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Title: Microbial diversity and abundance vary along salinity, oxygen, and particle size gradients in the Chesapeake Bay

Marine snow and other particles are abundant in estuaries, where they drive biogeochemical transformations and elemental transport. Particles range in size, thereby providing a corresponding gradient of habitats for marine microorganisms. We used standard normalized amplicon sequencing, verified with microscopy, to characterize taxon‐specific microbial abundances, (cells per litre of water and per milligrams of particles), across six particle size classes, ranging from 0.2 to 500 μm, along the main stem of the Chesapeake Bay estuary. Microbial communities varied in salinity, oxygen concentrations, and particle size. Many taxonomic groups were most densely packed on large particles (in cells/mg particles), yet were primarily associated with the smallest particle size class, because small particles made up a substantially larger portion of total particle mass. However, organisms potentially involved in methanotrophy, nitrite oxidation, and sulphate reduction were found primarily on intermediately sized (5–180 μm) particles, where species richness was also highest. All abundant ostensibly free‐living organisms, including SAR11 andSynecococcus, appeared on particles, albeit at lower abundance than in the free‐living fraction, suggesting that aggregation processes may incorporate them into particles. Our approach opens the door to a more quantitative understanding of the microscale and macroscale biogeography of marine microorganisms.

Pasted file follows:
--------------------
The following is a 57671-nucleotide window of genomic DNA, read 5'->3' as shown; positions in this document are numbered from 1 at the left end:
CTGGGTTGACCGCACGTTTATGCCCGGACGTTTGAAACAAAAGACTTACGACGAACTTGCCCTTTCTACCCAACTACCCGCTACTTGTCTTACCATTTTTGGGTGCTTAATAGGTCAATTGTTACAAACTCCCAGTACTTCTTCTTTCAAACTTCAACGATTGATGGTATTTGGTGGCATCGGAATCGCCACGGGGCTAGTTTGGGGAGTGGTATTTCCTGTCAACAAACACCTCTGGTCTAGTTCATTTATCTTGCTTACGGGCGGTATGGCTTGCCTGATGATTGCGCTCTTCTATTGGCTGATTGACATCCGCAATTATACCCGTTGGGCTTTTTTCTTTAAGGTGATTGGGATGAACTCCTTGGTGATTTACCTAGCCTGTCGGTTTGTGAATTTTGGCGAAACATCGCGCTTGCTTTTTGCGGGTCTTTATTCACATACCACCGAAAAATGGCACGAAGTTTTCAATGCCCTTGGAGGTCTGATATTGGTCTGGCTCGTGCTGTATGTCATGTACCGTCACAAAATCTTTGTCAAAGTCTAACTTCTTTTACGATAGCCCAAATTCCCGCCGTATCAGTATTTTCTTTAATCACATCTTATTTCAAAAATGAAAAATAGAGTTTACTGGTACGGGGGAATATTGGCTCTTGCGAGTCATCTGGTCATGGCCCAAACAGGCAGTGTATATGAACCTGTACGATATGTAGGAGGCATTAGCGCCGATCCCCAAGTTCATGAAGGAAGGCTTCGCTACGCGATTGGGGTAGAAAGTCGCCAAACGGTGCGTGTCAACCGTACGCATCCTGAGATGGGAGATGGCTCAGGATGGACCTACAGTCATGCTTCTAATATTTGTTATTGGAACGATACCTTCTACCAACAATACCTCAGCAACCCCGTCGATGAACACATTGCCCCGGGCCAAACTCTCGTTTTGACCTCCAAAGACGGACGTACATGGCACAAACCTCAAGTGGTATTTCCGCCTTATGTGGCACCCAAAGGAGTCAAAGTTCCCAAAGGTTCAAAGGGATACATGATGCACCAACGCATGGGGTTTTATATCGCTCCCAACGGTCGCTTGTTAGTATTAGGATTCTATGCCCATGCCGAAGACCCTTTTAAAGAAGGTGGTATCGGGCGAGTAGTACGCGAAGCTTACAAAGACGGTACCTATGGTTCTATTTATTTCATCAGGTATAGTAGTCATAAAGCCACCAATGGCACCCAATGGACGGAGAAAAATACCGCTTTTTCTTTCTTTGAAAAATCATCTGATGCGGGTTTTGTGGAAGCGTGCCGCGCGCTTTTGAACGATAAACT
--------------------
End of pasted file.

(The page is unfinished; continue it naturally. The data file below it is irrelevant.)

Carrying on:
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Environmental Microbiology
Medium: X
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National Science Foundation
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